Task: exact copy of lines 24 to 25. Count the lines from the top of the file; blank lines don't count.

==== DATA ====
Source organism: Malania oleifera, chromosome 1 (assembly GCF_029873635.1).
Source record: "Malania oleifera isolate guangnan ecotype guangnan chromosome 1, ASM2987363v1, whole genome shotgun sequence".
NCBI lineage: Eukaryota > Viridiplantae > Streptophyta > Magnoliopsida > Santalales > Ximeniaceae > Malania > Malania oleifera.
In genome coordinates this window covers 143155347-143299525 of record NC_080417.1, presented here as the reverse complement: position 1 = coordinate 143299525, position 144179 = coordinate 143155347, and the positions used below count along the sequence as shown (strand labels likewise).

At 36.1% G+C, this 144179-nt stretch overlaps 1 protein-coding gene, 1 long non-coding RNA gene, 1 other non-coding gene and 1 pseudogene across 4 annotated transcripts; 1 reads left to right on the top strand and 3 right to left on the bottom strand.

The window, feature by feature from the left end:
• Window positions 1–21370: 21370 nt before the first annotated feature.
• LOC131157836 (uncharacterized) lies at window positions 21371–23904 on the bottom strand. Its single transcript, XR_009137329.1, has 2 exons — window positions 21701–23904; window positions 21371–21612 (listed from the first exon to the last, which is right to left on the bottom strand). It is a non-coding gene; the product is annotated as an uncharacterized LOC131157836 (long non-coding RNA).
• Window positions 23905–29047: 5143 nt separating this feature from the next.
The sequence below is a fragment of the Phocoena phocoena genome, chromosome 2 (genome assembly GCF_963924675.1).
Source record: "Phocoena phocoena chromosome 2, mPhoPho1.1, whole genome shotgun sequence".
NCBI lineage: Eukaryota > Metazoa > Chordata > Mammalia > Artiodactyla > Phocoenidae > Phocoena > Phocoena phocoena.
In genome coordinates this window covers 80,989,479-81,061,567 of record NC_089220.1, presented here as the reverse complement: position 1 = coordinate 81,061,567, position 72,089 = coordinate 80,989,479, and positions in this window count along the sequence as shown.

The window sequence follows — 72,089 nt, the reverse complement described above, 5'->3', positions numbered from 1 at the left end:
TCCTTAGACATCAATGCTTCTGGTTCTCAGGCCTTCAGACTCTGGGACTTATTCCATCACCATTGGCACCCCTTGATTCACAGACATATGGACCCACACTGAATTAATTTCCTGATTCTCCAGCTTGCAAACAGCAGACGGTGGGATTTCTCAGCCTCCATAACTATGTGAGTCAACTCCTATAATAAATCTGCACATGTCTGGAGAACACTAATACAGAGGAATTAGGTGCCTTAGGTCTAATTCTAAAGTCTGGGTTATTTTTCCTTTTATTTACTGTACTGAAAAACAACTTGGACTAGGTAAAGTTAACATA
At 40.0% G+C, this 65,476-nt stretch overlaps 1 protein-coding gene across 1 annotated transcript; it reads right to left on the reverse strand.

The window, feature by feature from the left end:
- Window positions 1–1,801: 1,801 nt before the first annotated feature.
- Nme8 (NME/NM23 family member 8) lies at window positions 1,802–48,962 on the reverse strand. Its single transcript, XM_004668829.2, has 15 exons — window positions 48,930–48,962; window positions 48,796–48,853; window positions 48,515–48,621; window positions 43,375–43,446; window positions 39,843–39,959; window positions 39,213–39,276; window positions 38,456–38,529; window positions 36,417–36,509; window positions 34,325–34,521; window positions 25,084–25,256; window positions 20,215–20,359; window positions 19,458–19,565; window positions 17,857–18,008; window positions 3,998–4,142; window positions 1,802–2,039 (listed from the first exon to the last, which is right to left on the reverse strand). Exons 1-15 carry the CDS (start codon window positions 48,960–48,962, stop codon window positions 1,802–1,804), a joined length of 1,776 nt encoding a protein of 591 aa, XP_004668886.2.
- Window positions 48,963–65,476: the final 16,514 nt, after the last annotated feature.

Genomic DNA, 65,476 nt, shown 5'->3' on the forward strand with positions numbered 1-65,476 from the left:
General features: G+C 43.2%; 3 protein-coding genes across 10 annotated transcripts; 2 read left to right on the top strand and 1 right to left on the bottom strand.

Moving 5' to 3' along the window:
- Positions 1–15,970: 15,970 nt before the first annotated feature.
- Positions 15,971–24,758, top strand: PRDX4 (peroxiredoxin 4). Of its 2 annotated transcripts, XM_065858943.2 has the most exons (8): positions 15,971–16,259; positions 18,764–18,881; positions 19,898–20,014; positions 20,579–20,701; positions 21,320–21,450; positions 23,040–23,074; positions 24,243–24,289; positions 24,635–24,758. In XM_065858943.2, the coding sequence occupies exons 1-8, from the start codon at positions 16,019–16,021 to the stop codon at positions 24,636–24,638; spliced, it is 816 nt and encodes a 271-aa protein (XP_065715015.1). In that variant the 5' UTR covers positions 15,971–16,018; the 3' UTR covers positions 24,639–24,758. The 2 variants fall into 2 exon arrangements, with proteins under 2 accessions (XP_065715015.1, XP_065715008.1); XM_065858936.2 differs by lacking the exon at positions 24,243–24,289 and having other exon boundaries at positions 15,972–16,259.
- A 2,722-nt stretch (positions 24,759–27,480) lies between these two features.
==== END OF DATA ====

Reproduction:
- Positions 1–15,970: 15,970 nt before the first annotated feature.
- Positions 15,971–24,758, top strand: PRDX4 (peroxiredoxin 4). Of its 2 annotated transcripts, XM_065858943.2 has the most exons (8): positions 15,971–16,259; positions 18,764–18,881; positions 19,898–20,014; positions 20,579–20,701; positions 21,320–21,450; positions 23,040–23,074; positions 24,243–24,289; positions 24,635–24,758. In XM_065858943.2, the coding sequence occupies exons 1-8, from the start codon at positions 16,019–16,021 to the stop codon at positions 24,636–24,638; spliced, it is 816 nt and encodes a 271-aa protein (XP_065715015.1). In that variant the 5' UTR covers positions 15,971–16,018; the 3' UTR covers positions 24,639–24,758. The 2 variants fall into 2 exon arrangements, with proteins under 2 accessions (XP_065715015.1, XP_065715008.1); XM_065858936.2 differs by lacking the exon at positions 24,243–24,289 and having other exon boundaries at positions 15,972–16,259.